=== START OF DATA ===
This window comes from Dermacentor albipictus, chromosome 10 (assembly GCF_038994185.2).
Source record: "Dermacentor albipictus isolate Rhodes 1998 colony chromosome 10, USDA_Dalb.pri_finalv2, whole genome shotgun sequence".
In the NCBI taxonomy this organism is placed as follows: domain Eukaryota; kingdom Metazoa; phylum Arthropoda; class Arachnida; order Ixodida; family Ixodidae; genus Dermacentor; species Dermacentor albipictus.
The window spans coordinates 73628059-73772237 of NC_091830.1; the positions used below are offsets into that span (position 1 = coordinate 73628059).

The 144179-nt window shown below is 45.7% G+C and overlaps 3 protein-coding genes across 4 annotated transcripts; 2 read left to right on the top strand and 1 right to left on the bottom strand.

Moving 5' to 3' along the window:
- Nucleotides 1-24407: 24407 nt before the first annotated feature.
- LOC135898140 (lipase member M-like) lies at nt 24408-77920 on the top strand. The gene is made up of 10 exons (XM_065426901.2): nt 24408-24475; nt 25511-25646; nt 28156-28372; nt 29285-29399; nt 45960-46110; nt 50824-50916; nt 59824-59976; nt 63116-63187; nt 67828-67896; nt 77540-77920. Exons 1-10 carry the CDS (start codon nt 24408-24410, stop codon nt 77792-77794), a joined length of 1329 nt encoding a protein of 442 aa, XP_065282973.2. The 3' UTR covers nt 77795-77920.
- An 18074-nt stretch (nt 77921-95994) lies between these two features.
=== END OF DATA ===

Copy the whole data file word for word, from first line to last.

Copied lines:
This window comes from Dermacentor albipictus, chromosome 10 (assembly GCF_038994185.2).
Source record: "Dermacentor albipictus isolate Rhodes 1998 colony chromosome 10, USDA_Dalb.pri_finalv2, whole genome shotgun sequence".
In the NCBI taxonomy this organism is placed as follows: domain Eukaryota; kingdom Metazoa; phylum Arthropoda; class Arachnida; order Ixodida; family Ixodidae; genus Dermacentor; species Dermacentor albipictus.
The window spans coordinates 73628059-73772237 of NC_091830.1; the positions used below are offsets into that span (position 1 = coordinate 73628059).

The 144179-nt window shown below is 45.7% G+C and overlaps 3 protein-coding genes across 4 annotated transcripts; 2 read left to right on the top strand and 1 right to left on the bottom strand.

Moving 5' to 3' along the window:
- Nucleotides 1-24407: 24407 nt before the first annotated feature.
- LOC135898140 (lipase member M-like) lies at nt 24408-77920 on the top strand. The gene is made up of 10 exons (XM_065426901.2): nt 24408-24475; nt 25511-25646; nt 28156-28372; nt 29285-29399; nt 45960-46110; nt 50824-50916; nt 59824-59976; nt 63116-63187; nt 67828-67896; nt 77540-77920. Exons 1-10 carry the CDS (start codon nt 24408-24410, stop codon nt 77792-77794), a joined length of 1329 nt encoding a protein of 442 aa, XP_065282973.2. The 3' UTR covers nt 77795-77920.
- An 18074-nt stretch (nt 77921-95994) lies between these two features.